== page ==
On the other hand, the second system “only” features an Intel Core i7-9700K or i9-9900K paired with a single NVIDIA Titan.
A custom watercooling setup keeps the machine running at sustainable temperatures. Sure, the PC is complete overkill for the average person, but better performance isn’t available anywhere else.
3) The First Computer Disk Drive
On September 14, 1956, IBM announced the IBM 350 to accompany the IBM 305 RAMAC. The IBM 350 became the first disk drive for the company’s new computer system.
United Airlines received the first production unit in November 1957. More than 50 disks measuring 24 inches in diameter comprised the drive. In the disk drive, these disks spin at 1,200 RPM during use. The IBM 350 could store a total of 3.75 MB of data.
4) What Were The Worst Computer Viruses In History?
The MyDoom worm caused $38 billion in damages throughout 2004. In fact, this worm accounted for a quarter of all outbound emails at one point.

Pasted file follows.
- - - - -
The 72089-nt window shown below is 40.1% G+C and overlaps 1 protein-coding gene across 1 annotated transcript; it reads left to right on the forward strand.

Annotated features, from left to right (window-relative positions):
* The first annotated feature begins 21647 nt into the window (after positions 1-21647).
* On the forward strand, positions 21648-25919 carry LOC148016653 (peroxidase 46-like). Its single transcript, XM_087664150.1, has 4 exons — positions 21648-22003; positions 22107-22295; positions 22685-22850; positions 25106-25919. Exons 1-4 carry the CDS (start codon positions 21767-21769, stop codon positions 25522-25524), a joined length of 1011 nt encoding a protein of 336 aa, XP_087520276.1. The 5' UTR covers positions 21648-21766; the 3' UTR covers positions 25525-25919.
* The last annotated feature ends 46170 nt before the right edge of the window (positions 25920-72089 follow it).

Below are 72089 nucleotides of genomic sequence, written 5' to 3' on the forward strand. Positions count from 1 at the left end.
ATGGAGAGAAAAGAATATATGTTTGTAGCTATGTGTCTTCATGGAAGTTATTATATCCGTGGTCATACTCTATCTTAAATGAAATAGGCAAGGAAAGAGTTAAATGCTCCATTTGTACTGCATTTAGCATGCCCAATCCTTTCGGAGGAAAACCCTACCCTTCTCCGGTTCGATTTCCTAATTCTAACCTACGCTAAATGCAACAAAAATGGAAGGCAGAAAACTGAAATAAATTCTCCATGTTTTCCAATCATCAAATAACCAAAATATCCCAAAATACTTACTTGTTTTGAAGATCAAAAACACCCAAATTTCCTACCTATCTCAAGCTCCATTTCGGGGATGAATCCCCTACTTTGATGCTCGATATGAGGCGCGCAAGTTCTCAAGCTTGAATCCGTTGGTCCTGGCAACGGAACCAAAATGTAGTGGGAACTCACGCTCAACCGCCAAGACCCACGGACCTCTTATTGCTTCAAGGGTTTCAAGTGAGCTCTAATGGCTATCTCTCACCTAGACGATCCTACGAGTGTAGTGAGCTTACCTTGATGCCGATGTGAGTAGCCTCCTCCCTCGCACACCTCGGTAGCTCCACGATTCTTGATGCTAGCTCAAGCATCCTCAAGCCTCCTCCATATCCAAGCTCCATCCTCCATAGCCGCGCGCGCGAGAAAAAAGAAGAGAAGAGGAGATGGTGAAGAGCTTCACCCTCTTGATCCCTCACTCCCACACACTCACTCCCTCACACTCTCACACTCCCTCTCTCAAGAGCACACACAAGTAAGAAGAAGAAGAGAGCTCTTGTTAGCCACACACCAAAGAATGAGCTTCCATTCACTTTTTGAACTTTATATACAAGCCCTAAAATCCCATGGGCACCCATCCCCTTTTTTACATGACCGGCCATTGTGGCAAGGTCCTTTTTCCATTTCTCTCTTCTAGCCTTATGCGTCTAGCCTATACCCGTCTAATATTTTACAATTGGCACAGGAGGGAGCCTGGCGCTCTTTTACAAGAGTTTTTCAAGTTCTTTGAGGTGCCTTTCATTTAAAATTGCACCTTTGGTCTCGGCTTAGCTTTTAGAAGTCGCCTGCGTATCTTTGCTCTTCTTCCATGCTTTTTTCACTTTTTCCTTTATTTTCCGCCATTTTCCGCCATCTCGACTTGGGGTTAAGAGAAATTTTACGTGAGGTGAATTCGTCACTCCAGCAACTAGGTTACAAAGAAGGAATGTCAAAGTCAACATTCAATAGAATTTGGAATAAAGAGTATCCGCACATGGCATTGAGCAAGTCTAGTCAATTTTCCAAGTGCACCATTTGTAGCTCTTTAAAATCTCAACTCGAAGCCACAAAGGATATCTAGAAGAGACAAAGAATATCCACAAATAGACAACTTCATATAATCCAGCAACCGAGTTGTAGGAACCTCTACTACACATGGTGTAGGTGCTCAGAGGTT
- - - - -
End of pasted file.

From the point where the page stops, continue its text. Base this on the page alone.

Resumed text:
MyDoom still generates about 1% of all phishing emails today, which is an incredible feat.
One year earlier, Sobig ravaged the internet and caused $30 billion in damages. The worm hurt a large number of businesses worldwide. The creators of both MyDoom and Sobig were never caught.
In third place, Klez caused “only” $20 billion in damages in 2001. More than 7 million PCs were infected with the virus. Klex managed to infect computers and send out fake emails. Also, the virus spoofed email addresses and even sought to deactivate other viruses. It infected almost 10% of computers worldwide during its run.
5) Can Computers Simulate The Human Brain?
People might assume that a computer could simulate the human brain. However, that couldn’t be further from the truth at present.
The human brain can perform an astounding 38 thousand trillion operations per second. It can also hold 3,584 terabytes of memory. So, if a computer would be manufactured to be comparable to the human brain, it would need to have the above performance specs.